Despite a less-than-impressive initial public stock offering, the growth of Facebook has been phenomenal. And while the number of social media tools available to the public has exploded, Facebook is still the king of the hill. Businesses and organizations continue to ask people to “like” them on Facebook. There are companies that exist exclusively to develop business pages on Facebook for their clients.
So is Facebook the right tool for your business marketing efforts? That depends on what you’re trying to accomplish. And to be honest, it’s a bit of a misleading question. Facebook is only one tool in your marketing toolbox. A carpenter who only uses a hammer won’t get the right results. It’s the same way with marketing. You have to use the right tool for the right task.
While Facebook is great for some things, it’s not great for everything. Recently GetSatisfaction, did a survey that revealed that almost 90 percent of customers went to a company’s website to research product details. What does that mean for your marketing efforts?
Your customers may hear about your products and services on a social media site such as Facebook (and that’s important). Their friends may say nice things about you on Facebook (also important). But when it comes time to do research they are going to go to Google and to your website.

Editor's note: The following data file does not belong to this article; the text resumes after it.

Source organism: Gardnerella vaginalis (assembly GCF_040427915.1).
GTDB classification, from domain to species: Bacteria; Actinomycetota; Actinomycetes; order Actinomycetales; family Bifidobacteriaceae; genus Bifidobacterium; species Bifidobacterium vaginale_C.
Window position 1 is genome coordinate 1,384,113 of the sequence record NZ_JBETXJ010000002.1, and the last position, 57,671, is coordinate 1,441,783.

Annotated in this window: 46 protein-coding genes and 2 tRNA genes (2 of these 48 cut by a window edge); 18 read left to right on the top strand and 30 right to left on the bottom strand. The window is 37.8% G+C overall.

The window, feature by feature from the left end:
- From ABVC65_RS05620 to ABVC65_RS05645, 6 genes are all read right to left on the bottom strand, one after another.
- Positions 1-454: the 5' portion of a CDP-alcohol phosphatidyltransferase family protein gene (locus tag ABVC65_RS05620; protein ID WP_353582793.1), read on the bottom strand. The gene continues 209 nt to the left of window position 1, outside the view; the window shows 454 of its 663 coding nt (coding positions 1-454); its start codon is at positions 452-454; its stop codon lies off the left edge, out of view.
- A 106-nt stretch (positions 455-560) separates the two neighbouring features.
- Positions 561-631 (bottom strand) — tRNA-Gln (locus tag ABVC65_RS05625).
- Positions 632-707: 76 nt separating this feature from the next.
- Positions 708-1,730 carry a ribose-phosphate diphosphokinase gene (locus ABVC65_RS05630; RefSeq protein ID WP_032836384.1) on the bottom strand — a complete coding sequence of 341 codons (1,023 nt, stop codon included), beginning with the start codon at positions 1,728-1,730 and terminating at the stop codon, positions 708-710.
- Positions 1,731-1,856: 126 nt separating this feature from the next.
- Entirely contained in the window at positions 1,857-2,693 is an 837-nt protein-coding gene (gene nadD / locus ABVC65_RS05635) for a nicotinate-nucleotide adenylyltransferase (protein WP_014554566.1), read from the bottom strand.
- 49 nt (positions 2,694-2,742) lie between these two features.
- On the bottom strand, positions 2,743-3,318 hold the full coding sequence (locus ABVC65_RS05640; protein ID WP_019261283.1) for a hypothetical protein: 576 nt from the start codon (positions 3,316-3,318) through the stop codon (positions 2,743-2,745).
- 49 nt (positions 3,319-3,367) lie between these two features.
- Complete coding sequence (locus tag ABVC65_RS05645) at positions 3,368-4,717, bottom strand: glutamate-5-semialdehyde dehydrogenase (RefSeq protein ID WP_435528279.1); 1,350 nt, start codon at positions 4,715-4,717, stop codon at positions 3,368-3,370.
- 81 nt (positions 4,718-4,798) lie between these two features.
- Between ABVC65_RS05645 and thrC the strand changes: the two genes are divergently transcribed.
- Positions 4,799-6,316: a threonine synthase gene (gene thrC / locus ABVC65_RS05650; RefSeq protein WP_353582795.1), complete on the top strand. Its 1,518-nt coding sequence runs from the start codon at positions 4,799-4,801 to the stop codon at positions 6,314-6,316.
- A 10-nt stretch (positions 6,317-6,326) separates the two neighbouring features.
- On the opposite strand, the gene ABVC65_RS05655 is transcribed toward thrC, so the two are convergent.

That means your website needs to be optimized to have the information that your customers are looking for. Your product and service descriptions need to answer the questions that customers want to know. That means you need to write your descriptions from a customer’s point of view rather than from a sales perspective.
You also need to make sure that prospective customers can find you. That means optimizing your site for Google’s search engines to push your name to the top of the list. Again, that means writing your content in the same kind of language that people will search for it on Google (or whatever search engine you use).
Does that mean you should abandon your Facebook efforts? Not at all! People still rely heavily on recommendations from their friends and peers. But focus your Facebook efforts on that kind of interaction. Just make sure that when potential customers leave Facebook to do their research that they can find you—and that they have easy access to the information they want.